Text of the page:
Before trim shops and super
discount stores came into being, people decorated their Christmas trees with
whatever they had on hand. Many times they used buttons, scrap fabric, or other
household materials. Recently, we taught some students how to recycle solid
waste to make Christmas tree ornaments. Nearly two dozen kids who attend
Central Middle School in Columbus, Indiana were challenged to create
decorations entirely from solid waste for the tree at kidscommons, our local
The students used materials such as designer wallpaper and fabric samples, cardboard, polystyrene trays, and jewelry to create more than 50 ornaments. Kidscommons will sell the decorations, and the young artists and the museum plan to share the profits. The students decorated the tree on America Recycles Day. This is an observance held each year on November 15 to encourage people to recycle and buy goods that are made of recycled content.
Most people think recycling is gathering newspapers, cans, bottles and other items and delivering them to a drop-off point, but collecting solid waste is only the first step. To complete the process, waste materials are made into new goods, and in order for recycling to work, the public must buy them. When you see the "green chasing arrows" emblem on a package, it indicates that the container is made of recycled materials or that the manufacturer recycled to produce the item inside.
As you shop for the holidays this year, look for the green arrows and buy recycled. This will help save natural resources and landfill space, and it will support the companies that are working to preserve the environment. To have a really "green Christmas," try recycling solid waste to make your own decorations, as we did. Following are instructions to create a gingerbread house, gingerbread kids, and garlands. These are the same decorations that the Central Middle School students made for the kidscommons Christmas tree.
Print out the pattern (click here to get pattern) and trace it onto the plain, uncoated side of a 6-inch by 8-inch piece of cereal carton or other lightweight, scrap cardboard. Cut out the "I-shape" and fold it as indicated by the dotted lines. This will be easier if you first lay a ruler on the area and score the cardboard by drawing one blade of the scissors across it.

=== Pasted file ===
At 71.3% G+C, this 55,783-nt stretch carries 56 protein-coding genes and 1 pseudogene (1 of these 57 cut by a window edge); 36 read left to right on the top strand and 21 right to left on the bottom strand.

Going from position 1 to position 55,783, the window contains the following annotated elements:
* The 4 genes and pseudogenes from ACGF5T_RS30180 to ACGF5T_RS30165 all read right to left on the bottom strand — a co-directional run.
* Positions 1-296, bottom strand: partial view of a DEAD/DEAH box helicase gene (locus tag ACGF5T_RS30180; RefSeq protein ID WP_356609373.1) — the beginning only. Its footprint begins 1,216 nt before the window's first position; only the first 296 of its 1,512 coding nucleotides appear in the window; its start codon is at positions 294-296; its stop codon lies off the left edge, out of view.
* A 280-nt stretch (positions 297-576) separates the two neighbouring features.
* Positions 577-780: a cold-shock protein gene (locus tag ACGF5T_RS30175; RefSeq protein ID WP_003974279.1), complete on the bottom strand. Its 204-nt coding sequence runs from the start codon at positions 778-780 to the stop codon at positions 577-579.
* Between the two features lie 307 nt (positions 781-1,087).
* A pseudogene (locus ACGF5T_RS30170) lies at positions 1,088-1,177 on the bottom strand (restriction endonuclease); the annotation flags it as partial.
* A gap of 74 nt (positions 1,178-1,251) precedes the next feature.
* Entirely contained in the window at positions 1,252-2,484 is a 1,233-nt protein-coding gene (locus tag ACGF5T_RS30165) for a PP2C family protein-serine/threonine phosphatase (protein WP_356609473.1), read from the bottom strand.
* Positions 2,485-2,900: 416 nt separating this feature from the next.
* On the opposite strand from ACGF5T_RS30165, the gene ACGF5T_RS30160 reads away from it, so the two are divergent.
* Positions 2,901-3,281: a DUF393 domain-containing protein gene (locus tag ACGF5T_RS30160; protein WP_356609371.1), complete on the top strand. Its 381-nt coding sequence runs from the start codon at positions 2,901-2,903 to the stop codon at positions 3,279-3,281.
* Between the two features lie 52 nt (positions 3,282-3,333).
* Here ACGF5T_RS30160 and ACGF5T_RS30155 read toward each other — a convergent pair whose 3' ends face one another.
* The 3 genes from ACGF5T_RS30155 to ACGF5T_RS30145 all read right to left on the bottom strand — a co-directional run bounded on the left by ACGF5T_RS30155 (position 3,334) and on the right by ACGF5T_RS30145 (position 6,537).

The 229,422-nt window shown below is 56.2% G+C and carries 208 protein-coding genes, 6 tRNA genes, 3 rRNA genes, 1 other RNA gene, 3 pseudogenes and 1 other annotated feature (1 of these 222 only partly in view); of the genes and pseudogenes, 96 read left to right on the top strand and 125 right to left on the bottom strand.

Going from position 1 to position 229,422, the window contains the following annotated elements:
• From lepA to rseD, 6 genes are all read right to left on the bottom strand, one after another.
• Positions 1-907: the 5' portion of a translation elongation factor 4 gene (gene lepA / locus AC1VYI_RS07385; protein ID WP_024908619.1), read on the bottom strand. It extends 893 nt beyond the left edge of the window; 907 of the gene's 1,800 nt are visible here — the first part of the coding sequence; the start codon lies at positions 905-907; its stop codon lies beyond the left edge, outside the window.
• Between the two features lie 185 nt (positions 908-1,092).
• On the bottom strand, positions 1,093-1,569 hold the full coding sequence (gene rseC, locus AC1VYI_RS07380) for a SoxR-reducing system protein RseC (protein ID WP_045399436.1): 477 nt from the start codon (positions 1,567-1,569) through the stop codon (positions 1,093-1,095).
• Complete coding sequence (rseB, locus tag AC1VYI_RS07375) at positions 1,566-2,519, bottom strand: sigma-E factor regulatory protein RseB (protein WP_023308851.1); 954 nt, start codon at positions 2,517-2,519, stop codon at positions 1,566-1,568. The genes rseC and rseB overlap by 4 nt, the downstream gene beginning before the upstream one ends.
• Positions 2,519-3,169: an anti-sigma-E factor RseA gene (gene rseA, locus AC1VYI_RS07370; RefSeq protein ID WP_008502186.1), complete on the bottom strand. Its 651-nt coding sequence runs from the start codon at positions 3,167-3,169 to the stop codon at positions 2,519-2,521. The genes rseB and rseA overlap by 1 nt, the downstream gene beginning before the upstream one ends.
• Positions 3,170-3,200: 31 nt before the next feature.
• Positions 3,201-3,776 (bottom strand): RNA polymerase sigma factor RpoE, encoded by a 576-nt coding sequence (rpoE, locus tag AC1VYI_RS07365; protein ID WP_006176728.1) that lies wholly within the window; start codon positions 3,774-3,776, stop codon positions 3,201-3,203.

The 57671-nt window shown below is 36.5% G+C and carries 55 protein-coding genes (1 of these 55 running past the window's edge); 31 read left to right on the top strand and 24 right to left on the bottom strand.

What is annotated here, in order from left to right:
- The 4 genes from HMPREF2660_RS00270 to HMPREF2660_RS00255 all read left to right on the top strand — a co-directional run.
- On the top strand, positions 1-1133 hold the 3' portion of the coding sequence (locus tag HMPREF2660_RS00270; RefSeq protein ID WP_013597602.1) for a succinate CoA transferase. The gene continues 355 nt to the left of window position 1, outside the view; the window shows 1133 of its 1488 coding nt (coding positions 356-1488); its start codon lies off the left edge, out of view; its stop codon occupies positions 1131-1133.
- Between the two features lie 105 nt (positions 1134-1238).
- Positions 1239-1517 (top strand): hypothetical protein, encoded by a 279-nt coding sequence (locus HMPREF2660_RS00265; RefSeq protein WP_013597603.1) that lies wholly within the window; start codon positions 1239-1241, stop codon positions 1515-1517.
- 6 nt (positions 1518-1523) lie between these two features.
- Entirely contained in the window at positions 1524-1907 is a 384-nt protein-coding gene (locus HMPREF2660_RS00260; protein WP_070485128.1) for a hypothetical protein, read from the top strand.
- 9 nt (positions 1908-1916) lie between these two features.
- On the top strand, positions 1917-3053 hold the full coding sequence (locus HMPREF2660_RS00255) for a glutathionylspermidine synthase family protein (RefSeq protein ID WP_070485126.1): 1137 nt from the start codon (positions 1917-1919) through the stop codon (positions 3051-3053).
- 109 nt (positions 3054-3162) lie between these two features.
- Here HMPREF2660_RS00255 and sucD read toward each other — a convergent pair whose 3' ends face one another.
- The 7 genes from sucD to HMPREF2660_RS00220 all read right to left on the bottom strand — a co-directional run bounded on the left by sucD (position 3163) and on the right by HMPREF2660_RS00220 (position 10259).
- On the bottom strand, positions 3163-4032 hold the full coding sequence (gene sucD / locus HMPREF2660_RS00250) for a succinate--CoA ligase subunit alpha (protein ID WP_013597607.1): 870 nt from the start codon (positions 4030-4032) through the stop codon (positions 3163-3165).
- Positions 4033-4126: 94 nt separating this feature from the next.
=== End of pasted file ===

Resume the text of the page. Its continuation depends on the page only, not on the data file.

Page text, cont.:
Step 1: Cut out the shape, which will resemble a
capital letter I".
Step 2: Pop up the house by folding the roof line.
Step 3: Fold the wall section down.
Step 4: Fold the opposite wall section down.
Step 5: Now slide the two folded wall sections together
Step 6: Repeat folding and gluing of the opposite end walls.
Step 7: Another view showing all of the sides from the bottom.
Step 8: If necessary, place paper clips on the ends to hold everything in place while the glue dries.
Step 9: To hide the open, triangular ends of the house,
we'll cover them with cardboard. Cut two- 2" x 3.75" scraps of cardboard. Lay
one piece, plain side up, in front of you. Line up the bottom edge so that it
matches the house, and trace the top.
Step 10: Cut out the shape, and glue it to the 2" x 2" square at the bottom.
Step 11: Repeat for the other end.
Step 12: To make holes for the ribbon hanger, find the center of the roof and mark it. Use the compass point or awl to carefully punch a hole about ¼" inch on either side of the mark.
Step 13: Wash the polystyrene trays in hot, soapy water
and dry them. Break off the edges, and save the pieces for the garland project
that appears at the bottom of this activity. Cut them into the following
pieces: two 2" x 2", two 2" x 3.75", and two 2.75" x 3". Glue the 2" x 2"
sections to the sides of the house, and trace the 2" x 3.75" pieces for the
ends, as you did before.
Step 14: Cut them out, and glue them to the house. Use rubber bands to hold the polystyrene in place on the sides and ends until the glue dries.
Step 15: Finally, glue the 2.75" x 3" pieces to the roof. Space them equally, with the 3" pieces hanging over each end. Allow about 1/8" between the two pieces along the roof line so that the holes are still visible. That will make it easier to string the ornament for hanging later. Hold the roof in place while the glue dries, or use rubber bands until it sets up.
Step 16: Paint all the sections brown to look like gingerbread. To simulate icing and candy, decorate the ornament with craft paints in squeeze-type bottles. These are the same paints that are used to decorate T-shirts, hats, and tennis shoes, and they come in a variety of colors.
Step 17: Use the paints just as you would if you were
working with real icing to make a door and windows, to add decorative touches,
and to hide joints where one edge of the house meets another.
Step 18: Apply paint to the roof, but avoid covering the holes where the hanger will be placed later. Allow the paint to dry for twelve hours before continuing.
Step 19: Use the compass point or awl to poke one end of a 14" length of ribbon through one of the holes in the top of the roof.
Step 20: Repeat on the opposite side with the other end. If necessary, use tweezers to bring the two ends through the house until the ribbon meets the roof line.
Step 21: Match the ends, and tie in a knot. Pull the
ribbon up through the house till the knot touches the underside of the
Step 22: Finally, cut a 3.5" square of polystyrene, and then break off the corners and sides into an irregular shape. Place the house in the center. Squeeze white craft paint all along the bottom edge of the house to simulate snow and to glue it to the base. Set aside for twelve hours to allow the paint to dry.
Step 23: Finished house with decorated windows and roof patterns.
Step 24: A perch can be added using a short piece of dowel rod.